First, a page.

Finally some disagreement among the critics. I found the public premiere of Githa Sowerby's The Stepmother, discovered sitting for 80 years in a box in the basement of Samuel French's in London, quite exciting. It gets 3.5/4 stars from me:
When Githa Sowerby's Rutherford and Son premiered in 1912, most male journalists were, frankly, baffled. "Tall, fair, with a pretty face and a very pleasant voice, you might suspect her of eating chocolates and talking nonsense in the shade, but you would never dream that she could be the author of a play with all the grim force of a Pinero in the story and the sureness of a Galsworthy in the characterization," author Keble Howard wrote after an interview with her.Others have not been so receptive. The Star's Richard Ouzounian gave it 2/4 stars, while the Sun's John Coulbourn awards it 3.5/5 stars. But wait, there are more critics: Lori Littleton in the St Catherines Standard is on my side, while John Law of the Niagara Falls Review is not.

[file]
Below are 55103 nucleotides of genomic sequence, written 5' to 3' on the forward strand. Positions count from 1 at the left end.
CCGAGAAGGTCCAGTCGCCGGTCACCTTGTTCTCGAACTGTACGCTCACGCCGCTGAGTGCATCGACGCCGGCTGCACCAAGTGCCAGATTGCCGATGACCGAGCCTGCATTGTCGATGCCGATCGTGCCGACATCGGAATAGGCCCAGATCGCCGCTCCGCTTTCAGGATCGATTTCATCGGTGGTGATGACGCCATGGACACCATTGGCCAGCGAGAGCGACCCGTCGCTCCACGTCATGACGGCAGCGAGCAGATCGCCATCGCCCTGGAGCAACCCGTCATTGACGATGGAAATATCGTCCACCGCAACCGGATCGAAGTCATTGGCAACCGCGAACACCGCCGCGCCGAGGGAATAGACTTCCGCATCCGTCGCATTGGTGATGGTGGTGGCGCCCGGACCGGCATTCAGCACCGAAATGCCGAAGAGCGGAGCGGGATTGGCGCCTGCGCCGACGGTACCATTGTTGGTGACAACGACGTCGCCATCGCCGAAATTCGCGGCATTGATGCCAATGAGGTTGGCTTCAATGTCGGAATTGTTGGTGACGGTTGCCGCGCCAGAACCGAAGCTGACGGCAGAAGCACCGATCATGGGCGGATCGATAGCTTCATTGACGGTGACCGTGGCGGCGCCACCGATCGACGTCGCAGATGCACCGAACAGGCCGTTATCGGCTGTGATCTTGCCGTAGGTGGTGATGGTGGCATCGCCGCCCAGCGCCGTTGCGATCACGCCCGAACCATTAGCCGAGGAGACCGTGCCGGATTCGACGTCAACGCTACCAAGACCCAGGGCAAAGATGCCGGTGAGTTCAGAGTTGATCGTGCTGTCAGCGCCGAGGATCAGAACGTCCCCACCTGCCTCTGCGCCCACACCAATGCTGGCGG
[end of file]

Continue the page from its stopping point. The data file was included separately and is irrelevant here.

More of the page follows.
New York Times critic Adolph Klauber reviewed Sowerby's debut positively, but noted: "Even with Miss Sowerby as a shining example, we do not feel that the playwriting instinct in young ladies calls for immediate or emphatic encouragement."
My intention in quoting these eminent predecessors of mine is not merely to show what idiots critics can be, but that you see for yourself what Sowerby was up against in her playwriting career, and understand how The Stepmother, a 1924 unpolished gem getting its public premiere only now at the Shaw Festival, might have been left unproduced for so long for reasons other than inferior quality... Read on.
UPDATE: Cushman's up and the words "soap opera" are nowhere to be found in his very positive review.